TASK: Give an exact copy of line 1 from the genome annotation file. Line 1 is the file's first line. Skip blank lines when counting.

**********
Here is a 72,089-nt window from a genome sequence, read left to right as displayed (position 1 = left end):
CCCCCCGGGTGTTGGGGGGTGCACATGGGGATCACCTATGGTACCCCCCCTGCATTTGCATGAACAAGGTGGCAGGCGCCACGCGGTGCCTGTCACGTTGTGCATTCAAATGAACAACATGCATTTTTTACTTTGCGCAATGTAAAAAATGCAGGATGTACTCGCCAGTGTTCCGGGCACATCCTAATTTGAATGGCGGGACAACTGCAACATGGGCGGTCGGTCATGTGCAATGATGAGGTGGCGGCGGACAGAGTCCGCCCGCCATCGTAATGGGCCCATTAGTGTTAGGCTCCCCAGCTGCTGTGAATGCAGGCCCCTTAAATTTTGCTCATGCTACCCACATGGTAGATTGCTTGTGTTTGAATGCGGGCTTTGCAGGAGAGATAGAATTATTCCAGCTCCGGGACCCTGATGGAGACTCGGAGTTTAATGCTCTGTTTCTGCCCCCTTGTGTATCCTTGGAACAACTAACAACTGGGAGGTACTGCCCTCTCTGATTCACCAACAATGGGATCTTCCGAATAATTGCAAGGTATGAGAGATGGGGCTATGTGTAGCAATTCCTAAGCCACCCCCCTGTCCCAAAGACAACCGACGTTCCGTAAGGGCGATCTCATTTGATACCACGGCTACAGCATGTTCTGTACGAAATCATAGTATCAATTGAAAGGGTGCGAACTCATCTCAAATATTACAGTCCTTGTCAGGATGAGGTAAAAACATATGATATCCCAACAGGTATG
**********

Here is a 72,089-nt window from a genome sequence, read left to right as displayed (position 1 = left end):